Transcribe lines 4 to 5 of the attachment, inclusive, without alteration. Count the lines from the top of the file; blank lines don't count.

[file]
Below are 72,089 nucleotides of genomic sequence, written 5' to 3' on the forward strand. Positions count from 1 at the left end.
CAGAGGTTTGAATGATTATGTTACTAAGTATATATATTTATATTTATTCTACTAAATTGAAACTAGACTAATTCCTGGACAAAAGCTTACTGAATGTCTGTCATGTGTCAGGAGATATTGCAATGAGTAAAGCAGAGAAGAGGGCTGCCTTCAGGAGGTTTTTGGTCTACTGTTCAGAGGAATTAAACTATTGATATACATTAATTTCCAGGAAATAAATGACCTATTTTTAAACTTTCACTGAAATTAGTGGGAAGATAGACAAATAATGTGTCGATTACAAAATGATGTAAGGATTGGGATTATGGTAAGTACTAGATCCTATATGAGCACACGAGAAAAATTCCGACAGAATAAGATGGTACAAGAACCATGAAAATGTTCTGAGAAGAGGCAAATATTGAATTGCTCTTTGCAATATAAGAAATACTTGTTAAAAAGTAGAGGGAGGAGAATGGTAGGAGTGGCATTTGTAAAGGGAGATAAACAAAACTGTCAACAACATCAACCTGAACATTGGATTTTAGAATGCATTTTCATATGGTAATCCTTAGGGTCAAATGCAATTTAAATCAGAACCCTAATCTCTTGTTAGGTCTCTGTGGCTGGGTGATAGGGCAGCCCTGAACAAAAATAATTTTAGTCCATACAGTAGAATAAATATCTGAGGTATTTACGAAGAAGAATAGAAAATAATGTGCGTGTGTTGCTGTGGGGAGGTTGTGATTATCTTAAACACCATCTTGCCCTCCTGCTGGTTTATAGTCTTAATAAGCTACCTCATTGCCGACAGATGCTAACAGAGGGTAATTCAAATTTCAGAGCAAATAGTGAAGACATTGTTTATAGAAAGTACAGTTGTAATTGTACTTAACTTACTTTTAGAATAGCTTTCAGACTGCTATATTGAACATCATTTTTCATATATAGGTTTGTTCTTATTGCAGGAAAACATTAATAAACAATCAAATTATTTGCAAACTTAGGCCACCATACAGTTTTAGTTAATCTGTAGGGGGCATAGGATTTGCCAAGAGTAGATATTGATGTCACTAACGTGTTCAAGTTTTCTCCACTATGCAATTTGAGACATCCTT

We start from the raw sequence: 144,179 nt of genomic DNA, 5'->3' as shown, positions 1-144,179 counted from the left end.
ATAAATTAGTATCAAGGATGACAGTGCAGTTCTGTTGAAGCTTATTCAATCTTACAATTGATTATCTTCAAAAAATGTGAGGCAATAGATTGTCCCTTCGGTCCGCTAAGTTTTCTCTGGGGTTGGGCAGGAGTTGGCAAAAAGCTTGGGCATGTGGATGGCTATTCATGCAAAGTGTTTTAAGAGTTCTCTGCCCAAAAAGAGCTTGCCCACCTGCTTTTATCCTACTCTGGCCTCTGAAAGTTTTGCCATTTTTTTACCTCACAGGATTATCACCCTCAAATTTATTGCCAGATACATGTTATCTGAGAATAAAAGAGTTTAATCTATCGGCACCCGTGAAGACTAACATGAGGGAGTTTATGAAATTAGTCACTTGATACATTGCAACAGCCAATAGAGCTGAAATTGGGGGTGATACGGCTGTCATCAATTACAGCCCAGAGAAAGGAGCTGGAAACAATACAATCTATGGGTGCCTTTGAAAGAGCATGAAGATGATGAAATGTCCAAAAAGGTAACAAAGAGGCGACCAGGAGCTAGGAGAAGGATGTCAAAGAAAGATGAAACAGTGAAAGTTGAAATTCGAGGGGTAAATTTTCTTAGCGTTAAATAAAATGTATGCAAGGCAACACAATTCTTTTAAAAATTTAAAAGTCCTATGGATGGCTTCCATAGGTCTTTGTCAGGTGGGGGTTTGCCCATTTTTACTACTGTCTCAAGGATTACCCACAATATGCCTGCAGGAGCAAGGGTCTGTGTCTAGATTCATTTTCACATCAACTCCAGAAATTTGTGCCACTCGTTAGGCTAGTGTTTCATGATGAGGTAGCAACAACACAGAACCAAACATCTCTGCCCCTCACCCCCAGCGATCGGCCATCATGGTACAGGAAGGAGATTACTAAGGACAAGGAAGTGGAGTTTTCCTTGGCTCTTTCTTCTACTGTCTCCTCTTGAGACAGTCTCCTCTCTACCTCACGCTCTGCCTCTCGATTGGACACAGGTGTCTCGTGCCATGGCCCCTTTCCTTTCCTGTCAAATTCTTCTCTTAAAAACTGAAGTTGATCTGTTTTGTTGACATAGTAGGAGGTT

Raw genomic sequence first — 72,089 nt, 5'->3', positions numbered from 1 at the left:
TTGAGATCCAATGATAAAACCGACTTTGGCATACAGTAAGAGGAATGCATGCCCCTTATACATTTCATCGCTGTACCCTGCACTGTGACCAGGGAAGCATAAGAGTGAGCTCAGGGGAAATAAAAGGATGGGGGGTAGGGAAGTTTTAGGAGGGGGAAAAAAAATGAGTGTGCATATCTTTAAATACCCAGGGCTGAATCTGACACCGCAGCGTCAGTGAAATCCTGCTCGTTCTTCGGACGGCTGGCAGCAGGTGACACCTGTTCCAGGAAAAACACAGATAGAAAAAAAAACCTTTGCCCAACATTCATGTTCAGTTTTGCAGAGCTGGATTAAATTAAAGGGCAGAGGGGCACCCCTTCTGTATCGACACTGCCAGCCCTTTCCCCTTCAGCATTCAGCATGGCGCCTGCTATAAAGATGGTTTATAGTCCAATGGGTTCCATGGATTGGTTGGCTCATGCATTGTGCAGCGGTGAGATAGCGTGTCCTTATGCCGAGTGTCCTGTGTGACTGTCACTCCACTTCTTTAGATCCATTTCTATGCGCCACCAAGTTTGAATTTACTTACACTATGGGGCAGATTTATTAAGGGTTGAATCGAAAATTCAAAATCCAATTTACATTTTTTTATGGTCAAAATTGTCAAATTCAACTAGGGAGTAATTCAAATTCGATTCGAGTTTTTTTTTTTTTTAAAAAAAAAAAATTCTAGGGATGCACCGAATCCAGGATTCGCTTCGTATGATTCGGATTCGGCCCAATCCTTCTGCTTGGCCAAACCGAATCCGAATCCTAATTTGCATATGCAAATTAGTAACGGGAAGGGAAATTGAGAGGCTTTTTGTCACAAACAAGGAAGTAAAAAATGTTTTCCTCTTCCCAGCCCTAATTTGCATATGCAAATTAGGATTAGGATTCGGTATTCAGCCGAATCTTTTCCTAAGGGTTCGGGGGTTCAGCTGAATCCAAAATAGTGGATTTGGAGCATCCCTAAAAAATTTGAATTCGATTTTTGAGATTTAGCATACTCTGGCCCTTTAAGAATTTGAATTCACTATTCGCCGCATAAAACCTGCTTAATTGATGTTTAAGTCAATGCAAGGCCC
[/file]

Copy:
ATAAATTAGTATCAAGGATGACAGTGCAGTTCTGTTGAAGCTTATTCAATCTTACAATTGATTATCTTCAAAAAATGTGAGGCAATAGATTGTCCCTTCGGTCCGCTAAGTTTTCTCTGGGGTTGGGCAGGAGTTGGCAAAAAGCTTGGGCATGTGGATGGCTATTCATGCAAAGTGTTTTAAGAGTTCTCTGCCCAAAAAGAGCTTGCCCACCTGCTTTTATCCTACTCTGGCCTCTGAAAGTTTTGCCATTTTTTTACCTCACAGGATTATCACCCTCAAATTTATTGCCAGATACATGTTATCTGAGAATAAAAGAGTTTAATCTATCGGCACCCGTGAAGACTAACATGAGGGAGTTTATGAAATTAGTCACTTGATACATTGCAACAGCCAATAGAGCTGAAATTGGGGGTGATACGGCTGTCATCAATTACAGCCCAGAGAAAGGAGCTGGAAACAATACAATCTATGGGTGCCTTTGAAAGAGCATGAAGATGATGAAATGTCCAAAAAGGTAACAAAGAGGCGACCAGGAGCTAGGAGAAGGATGTCAAAGAAAGATGAAACAGTGAAAGTTGAAATTCGAGGGGTAAATTTTCTTAGCGTTAAATAAAATGTATGCAAGGCAACACAATTCTTTTAAAAATTTAAAAGTCCTATGGATGGCTTCCATAGGTCTTTGTCAGGTGGGGGTTTGCCCATTTTTACTACTGTCTCAAGGATTACCCACAATATGCCTGCAGGAGCAAGGGTCTGTGTCTAGATTCATTTTCACATCAACTCCAGAAATTTGTGCCACTCGTTAGGCTAGTGTTTCATGATGAGGTAGCAACAACACAGAACCAAACATCTCTGCCCCTCACCCCCAGCGATCGGCCATCATGGTACAGGAAGGAGATTACTAAGGACAAGGAAGTGGAGTTTTCCTTGGCTCTTTCTTCTACTGTCTCCTCTTGAGACAGTCTCCTCTCTACCTCACGCTCTGCCTCTCGATTGGACACAGGTGTCTCGTGCCATGGCCCCTTTCCTTTCCTGTCAAATTCTTCTCTTAAAAACTGAAGTTGATCTGTTTTGTTGACATAGTAGGAGGTT

Raw genomic sequence first — 72,089 nt, 5'->3', positions numbered from 1 at the left: